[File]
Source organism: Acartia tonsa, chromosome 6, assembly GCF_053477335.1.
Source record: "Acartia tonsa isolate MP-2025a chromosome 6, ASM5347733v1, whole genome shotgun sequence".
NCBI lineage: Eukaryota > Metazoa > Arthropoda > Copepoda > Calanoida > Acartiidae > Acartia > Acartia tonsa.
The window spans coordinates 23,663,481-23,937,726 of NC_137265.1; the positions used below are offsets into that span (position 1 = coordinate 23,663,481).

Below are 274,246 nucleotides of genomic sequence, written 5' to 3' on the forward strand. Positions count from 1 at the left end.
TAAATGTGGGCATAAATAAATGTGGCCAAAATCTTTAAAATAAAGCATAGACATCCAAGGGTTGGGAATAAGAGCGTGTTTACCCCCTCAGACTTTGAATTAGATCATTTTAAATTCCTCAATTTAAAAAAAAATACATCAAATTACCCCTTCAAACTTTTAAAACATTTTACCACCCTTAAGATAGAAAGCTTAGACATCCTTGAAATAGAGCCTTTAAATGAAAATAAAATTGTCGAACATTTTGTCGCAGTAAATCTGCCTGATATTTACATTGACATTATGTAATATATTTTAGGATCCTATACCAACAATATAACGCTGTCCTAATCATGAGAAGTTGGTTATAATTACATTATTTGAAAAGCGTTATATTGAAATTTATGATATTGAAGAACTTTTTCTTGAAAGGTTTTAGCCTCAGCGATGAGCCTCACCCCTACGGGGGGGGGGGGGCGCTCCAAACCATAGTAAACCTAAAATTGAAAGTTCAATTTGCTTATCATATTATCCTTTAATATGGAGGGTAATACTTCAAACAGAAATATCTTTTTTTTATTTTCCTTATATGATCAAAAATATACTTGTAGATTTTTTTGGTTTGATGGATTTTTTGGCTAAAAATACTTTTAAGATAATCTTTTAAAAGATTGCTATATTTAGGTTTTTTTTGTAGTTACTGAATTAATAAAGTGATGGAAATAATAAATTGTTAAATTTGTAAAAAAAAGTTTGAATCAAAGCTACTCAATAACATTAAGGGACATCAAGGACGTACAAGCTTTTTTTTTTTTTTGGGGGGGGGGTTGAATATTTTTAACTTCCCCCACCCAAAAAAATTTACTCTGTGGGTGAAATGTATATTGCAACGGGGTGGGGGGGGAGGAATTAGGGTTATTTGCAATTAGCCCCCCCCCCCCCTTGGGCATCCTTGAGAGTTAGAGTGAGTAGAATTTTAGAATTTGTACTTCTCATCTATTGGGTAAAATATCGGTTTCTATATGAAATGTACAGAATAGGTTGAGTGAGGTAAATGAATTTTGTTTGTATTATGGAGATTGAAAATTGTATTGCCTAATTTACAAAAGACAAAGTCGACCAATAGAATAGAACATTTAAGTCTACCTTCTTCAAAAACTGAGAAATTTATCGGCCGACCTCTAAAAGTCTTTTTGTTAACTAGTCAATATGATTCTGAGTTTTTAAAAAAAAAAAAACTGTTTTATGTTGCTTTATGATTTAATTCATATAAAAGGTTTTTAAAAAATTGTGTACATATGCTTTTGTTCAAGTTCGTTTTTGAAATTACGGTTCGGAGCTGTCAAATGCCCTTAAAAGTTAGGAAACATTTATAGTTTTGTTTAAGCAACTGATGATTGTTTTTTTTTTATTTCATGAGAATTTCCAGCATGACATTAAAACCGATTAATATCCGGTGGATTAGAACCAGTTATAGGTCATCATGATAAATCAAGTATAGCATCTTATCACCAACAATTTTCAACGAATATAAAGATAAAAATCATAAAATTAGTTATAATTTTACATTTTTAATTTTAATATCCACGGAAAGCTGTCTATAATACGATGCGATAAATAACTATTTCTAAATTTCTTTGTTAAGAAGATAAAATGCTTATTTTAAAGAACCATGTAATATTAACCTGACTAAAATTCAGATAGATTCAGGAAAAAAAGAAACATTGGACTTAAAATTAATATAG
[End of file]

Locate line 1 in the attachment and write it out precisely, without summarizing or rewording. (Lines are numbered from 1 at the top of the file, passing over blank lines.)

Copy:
Source organism: Acartia tonsa, chromosome 6, assembly GCF_053477335.1.